Crazy charts to document our crazy times.
By Wolf Richter for WOLF STREET.
Total assets on the Fed’s balance sheet for the week ended August 19, released this afternoon, rose by $53 billion, to $7.01 trillion, the second week in a row of increases, after two weeks in a row of declines. Total assets are now down by $158 billion from their peak on June 10.
We’re going to look at the five major QE-related categories on the Fed’s balance sheet: repos, central bank liquidity swaps, special purpose vehicles (SPVs), mortgage-backed securities (MBS), and Treasury securities.
Repurchase Agreements (Repos) remained at zero, 7th week:
Central-bank liquidity-swaps dropped by $4 billion.
The Fed’s “dollar liquidity swap lines” by which it provided dollars to a select group of other central banks, are falling out of use and are down to $96 billion, from a peak of $448 billion in early May. The Bank of Japan accounts for $77 billion, or 81% of the total. Swaps with the ECB fell to $8.7 billion. Swaps with the Bank of Mexico have been flat at $4.9 billion since the beginning of July. Swaps with the Swiss National Bank ticked down to $2.8 billion. Swaps with Singapore were flat $1.9 billion. Swaps with the rest of the central banks have matured:
SPVs flat at $200 billion, -$14 billion from 7 weeks ago.
The Treasury Department provides the equity capital to these Special Purpose Vehicles (SPVs) and the Fed lends to them. The amounts reflected in those SPVs reflect the sum of the equity capital from the Treasury Department and the loans from the Fed – turns out, the Fed has barely lent to them, because these SPVs have not been very active.
Even the corporate bond & bond ETF SPV is little used.
The Fed holds the corporate bonds and bond-ETFs it purchased in the SPV Corporate Credit Facilities or CCF (yellow in the chart below). The balance of the CCF has been about $44 billion since mid-July. But the Fed didn’t buy $44 billion in corporate bonds and ETFs. Far from it.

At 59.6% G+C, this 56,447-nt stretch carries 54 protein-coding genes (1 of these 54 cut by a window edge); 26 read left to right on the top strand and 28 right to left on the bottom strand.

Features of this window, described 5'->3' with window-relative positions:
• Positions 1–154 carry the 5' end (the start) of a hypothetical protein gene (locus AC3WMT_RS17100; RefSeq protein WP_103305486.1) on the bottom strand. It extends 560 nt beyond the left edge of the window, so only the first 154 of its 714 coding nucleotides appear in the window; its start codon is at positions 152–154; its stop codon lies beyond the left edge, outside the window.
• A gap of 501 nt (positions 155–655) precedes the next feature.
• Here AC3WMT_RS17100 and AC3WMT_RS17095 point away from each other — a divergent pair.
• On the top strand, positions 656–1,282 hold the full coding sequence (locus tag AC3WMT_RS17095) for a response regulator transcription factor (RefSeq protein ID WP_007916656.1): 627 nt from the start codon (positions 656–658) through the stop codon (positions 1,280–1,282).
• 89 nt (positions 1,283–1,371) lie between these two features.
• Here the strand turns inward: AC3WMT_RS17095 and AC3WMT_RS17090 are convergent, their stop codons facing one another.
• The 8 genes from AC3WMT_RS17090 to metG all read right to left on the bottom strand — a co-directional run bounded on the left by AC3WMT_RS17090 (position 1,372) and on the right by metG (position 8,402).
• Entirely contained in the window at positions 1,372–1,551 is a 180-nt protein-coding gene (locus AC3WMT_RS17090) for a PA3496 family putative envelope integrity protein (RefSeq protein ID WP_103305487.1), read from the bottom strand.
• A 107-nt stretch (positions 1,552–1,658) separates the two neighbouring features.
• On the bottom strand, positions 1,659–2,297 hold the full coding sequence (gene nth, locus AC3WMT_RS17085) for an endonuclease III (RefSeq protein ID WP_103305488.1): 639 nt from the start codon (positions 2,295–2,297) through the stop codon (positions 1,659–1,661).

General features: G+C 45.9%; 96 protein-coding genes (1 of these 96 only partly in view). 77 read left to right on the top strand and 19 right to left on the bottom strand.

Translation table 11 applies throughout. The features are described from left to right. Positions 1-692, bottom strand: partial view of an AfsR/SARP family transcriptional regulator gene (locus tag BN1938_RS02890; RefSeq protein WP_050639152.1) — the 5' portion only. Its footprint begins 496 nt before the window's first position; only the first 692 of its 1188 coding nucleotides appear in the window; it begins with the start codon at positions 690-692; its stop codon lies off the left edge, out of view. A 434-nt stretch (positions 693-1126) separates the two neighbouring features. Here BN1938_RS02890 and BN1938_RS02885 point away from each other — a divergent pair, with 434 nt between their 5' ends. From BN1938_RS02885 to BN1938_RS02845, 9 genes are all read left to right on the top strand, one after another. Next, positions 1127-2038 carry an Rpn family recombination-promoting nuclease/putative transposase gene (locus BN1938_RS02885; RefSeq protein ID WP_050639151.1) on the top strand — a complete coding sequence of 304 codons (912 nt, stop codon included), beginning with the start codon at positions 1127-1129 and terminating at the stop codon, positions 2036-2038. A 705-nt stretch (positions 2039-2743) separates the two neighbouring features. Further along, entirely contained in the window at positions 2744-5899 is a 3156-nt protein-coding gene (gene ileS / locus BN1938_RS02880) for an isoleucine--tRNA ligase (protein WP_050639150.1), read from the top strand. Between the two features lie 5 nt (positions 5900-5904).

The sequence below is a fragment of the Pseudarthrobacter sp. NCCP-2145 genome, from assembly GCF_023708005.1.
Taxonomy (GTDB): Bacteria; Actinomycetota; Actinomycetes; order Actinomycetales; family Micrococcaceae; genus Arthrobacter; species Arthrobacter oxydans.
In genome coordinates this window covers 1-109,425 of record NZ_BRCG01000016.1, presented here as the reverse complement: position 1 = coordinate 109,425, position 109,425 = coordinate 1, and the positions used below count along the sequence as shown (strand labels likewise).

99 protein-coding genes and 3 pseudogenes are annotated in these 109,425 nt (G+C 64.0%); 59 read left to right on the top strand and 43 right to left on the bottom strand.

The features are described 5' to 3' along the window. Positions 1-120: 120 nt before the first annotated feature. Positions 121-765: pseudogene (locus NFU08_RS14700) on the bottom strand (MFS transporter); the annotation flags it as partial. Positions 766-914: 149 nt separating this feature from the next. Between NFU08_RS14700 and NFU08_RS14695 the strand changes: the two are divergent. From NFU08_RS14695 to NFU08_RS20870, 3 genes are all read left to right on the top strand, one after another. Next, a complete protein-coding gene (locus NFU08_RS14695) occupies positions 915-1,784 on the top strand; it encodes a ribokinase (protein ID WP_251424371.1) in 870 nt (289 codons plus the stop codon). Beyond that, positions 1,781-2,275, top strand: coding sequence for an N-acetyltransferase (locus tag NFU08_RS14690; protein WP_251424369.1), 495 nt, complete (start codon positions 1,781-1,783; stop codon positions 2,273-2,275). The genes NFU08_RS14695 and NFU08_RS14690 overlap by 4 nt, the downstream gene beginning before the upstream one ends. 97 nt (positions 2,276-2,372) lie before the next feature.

The CCF contained just $12 billion in bonds and ETFs at the end of July, the Fed disclosed in a separate detailed report. The rest was mostly the unused equity capital from the Treasury.
There are the SPVs:
- PDCF: Primary Dealer Credit Facility
- MMLF: Money Market Mutual Fund Liquidity Facility
- PPPLF: Paycheck Protection Program Liquidity Facility
- CPFF: Commercial Paper Funding Facility
- CCF: Corporate Credit Facilities: Buy corporate bonds, bond ETFs, and corporate loans.
- MSLP: Main Street Lending Program
- MLF: Municipal Liquidity Facility
- TALF: Term Asset-Backed Securities Loan Facility
About one-third of SPV balances are in the PPP loan facility (red), with which the Fed buys PPP loans from banks:
MBS rose by $44 billion to $1.98 trillion, flat with a month ago.
Balances of mortgage-backed securities (MBS) are erratic due to timing issues. Holders of MBS receive pass-through principal payments when mortgages are paid off, such as during the current refinance boom; and it takes 1-3 months for the Fed’s purchases of MBS to settle, which is when the Fed books the trades. These two go in opposite directions, hence the declines and rises:
Treasury securities rose by $25 billion to $4.35 trillion.
All year, the Fed has increased its Treasury holdings in a range between about $6 billion and $29 billion a week, except for the 10-week period, starting in mid-March and ending in mid-May, when it went hog-wild, buying as much as $362 billion in the week ended April 1. So this – the weekly increases in its holdings of Treasury securities since January 1 – makes for a crazy chart, to document our crazy times:
The balance of Treasury securities continues to ease higher at the pre-Pandemic pace, after the mega-burst in March, April, and May:
Under the Fed’s asset purchase program, the wealth of America’s 600-plus billionaires ballooned by $434 billion, to $3.4 trillion, while over 30 million people lost their jobs. Read… The Rich Got Richer During the Pandemic, Bailed Out by the Fed. How it Happened and Why That’s Bad for the Economy
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